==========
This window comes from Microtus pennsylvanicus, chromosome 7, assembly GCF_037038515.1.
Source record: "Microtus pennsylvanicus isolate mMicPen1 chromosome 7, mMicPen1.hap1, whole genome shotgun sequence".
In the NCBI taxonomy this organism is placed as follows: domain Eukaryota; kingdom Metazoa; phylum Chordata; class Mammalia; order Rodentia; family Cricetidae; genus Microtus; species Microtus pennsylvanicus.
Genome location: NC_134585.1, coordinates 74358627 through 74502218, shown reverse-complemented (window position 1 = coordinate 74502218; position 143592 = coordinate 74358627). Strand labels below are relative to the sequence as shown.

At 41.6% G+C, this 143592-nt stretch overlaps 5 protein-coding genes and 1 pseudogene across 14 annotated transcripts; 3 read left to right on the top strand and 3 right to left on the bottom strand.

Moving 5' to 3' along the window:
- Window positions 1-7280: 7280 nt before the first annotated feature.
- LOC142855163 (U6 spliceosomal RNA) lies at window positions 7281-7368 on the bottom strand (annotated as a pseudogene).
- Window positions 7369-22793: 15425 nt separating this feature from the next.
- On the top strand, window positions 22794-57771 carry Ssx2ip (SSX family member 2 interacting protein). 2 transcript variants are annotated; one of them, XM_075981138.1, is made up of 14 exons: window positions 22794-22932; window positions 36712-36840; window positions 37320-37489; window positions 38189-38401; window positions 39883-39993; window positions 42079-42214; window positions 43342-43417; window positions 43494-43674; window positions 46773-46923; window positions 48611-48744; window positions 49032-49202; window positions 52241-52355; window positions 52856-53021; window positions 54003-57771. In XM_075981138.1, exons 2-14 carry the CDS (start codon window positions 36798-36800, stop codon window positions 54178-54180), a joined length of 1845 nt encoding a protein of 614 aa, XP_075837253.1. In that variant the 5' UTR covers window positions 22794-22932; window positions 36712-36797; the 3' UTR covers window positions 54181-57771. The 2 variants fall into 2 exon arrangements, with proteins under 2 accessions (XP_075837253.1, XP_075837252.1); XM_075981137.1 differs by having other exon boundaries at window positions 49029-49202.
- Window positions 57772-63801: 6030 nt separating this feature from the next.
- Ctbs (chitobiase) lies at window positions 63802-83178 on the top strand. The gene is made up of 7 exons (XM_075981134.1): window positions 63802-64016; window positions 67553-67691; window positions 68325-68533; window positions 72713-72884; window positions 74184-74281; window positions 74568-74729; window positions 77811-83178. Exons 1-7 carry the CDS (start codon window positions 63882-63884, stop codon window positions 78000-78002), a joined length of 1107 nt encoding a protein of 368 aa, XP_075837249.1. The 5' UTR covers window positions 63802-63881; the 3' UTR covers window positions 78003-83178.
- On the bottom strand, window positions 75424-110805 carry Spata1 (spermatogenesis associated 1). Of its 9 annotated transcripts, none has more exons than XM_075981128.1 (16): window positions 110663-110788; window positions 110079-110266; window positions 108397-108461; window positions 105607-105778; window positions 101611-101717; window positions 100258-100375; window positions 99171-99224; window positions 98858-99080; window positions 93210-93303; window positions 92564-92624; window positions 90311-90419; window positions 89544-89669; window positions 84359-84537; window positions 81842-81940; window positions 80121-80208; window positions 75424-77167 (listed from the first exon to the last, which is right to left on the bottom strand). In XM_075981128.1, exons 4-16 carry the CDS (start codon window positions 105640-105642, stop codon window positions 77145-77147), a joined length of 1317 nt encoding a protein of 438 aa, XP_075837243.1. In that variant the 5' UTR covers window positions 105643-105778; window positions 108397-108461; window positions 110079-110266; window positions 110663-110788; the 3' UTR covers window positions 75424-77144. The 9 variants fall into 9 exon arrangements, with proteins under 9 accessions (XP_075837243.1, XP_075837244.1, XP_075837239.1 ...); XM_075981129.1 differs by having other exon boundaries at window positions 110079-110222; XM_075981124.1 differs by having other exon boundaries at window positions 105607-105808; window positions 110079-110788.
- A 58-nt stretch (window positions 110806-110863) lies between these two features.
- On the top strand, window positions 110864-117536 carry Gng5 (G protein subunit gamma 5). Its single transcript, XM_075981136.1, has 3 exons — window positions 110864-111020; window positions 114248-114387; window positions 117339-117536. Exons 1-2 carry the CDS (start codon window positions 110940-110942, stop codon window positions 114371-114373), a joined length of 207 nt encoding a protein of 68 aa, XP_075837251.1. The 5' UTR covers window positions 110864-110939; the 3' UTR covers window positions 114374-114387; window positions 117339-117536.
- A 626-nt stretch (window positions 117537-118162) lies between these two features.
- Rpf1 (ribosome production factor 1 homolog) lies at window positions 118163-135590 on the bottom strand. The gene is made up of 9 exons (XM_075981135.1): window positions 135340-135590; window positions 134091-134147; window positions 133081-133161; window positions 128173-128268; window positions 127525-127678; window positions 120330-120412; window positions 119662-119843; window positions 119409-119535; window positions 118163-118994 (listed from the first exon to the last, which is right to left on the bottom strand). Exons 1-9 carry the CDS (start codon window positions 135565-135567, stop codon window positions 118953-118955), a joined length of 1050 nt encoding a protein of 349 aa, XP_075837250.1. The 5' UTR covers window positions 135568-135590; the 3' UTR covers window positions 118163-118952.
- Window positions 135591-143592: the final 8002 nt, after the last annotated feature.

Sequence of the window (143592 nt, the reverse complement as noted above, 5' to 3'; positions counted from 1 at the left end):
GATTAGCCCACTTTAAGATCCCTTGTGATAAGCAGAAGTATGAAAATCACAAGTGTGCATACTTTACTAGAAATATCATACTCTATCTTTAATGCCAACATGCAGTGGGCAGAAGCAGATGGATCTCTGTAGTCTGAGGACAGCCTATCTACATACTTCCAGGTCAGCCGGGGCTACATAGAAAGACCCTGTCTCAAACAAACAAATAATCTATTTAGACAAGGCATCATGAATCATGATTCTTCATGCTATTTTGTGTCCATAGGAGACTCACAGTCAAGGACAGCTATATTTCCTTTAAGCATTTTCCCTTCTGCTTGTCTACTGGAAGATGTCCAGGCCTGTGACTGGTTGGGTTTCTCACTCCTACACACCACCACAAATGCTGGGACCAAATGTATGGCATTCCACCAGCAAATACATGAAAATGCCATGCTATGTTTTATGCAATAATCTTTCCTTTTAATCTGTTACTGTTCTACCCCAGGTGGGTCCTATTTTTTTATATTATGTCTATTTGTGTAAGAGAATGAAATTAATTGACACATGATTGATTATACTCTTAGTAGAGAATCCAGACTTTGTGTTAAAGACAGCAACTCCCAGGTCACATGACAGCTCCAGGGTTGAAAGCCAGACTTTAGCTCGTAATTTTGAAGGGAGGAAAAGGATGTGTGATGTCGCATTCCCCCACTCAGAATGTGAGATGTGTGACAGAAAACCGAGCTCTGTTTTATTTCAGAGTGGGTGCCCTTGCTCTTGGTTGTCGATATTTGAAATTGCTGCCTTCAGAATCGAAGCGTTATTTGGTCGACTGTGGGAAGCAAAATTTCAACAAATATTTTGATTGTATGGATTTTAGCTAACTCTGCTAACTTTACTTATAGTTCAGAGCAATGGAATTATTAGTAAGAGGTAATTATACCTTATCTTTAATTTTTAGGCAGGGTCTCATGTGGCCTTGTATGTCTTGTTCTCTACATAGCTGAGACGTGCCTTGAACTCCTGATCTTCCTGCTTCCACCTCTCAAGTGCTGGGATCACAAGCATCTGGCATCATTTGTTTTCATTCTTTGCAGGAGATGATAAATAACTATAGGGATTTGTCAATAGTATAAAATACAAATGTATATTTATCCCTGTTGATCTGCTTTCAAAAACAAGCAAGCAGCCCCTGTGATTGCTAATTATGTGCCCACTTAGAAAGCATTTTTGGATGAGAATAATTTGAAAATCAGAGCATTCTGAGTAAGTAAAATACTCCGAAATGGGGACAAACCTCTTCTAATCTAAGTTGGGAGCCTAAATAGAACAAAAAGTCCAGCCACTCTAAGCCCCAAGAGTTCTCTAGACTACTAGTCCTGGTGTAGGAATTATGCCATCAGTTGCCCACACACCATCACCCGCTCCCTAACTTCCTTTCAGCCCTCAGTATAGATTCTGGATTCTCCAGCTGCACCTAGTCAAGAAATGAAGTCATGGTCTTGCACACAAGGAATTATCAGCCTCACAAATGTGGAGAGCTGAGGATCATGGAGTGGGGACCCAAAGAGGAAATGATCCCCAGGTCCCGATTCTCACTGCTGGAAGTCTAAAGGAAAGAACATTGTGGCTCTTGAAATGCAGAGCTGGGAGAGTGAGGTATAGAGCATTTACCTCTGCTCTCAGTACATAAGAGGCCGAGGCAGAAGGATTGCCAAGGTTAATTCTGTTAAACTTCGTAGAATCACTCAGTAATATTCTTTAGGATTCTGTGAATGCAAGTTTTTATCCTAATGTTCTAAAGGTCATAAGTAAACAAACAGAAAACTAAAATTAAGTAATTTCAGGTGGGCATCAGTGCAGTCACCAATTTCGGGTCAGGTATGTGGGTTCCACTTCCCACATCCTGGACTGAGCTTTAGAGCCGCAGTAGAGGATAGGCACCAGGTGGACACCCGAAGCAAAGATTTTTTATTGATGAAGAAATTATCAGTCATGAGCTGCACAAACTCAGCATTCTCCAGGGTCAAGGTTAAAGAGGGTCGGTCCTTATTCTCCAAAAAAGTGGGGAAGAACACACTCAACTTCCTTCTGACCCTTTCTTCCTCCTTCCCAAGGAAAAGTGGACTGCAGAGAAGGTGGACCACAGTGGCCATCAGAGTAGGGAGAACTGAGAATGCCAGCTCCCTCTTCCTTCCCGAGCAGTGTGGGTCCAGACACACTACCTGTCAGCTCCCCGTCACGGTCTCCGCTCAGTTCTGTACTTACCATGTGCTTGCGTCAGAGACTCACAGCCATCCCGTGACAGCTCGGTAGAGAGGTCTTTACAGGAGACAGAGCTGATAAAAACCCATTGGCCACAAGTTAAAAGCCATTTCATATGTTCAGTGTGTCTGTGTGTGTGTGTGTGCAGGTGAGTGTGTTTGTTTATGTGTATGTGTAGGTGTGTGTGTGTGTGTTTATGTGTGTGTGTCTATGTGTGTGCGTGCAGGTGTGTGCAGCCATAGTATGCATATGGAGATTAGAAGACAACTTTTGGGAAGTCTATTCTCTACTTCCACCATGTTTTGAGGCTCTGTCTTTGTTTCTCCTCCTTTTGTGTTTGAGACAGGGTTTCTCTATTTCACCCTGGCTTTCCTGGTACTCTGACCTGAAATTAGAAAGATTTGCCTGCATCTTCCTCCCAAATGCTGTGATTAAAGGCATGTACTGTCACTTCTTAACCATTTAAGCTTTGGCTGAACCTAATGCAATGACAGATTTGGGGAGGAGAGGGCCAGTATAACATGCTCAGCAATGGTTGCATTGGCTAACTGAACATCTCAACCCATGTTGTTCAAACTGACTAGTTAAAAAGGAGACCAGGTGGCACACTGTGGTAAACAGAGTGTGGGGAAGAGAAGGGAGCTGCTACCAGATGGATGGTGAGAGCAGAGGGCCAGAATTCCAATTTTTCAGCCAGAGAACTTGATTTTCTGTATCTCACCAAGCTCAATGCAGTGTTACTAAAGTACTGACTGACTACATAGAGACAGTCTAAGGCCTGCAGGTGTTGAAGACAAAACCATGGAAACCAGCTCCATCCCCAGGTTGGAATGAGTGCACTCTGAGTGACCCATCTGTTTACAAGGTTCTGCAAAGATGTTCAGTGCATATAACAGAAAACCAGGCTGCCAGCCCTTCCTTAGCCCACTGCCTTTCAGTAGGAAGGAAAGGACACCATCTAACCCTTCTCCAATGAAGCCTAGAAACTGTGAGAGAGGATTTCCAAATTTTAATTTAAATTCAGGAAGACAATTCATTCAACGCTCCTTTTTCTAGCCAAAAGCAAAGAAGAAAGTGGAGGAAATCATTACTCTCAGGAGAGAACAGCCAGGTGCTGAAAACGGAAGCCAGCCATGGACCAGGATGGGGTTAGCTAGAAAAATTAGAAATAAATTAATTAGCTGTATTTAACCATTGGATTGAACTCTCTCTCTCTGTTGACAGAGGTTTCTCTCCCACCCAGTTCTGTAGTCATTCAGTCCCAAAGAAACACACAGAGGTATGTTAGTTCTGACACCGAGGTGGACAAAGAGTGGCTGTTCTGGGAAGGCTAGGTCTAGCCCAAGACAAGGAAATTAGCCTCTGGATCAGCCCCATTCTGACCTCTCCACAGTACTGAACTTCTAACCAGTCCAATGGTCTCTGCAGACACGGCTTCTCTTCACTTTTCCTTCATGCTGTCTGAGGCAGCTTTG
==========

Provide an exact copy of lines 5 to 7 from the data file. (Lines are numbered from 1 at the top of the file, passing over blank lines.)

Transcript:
At 41.6% G+C, this 143592-nt stretch overlaps 5 protein-coding genes and 1 pseudogene across 14 annotated transcripts; 3 read left to right on the top strand and 3 right to left on the bottom strand.

Moving 5' to 3' along the window:
- Window positions 1-7280: 7280 nt before the first annotated feature.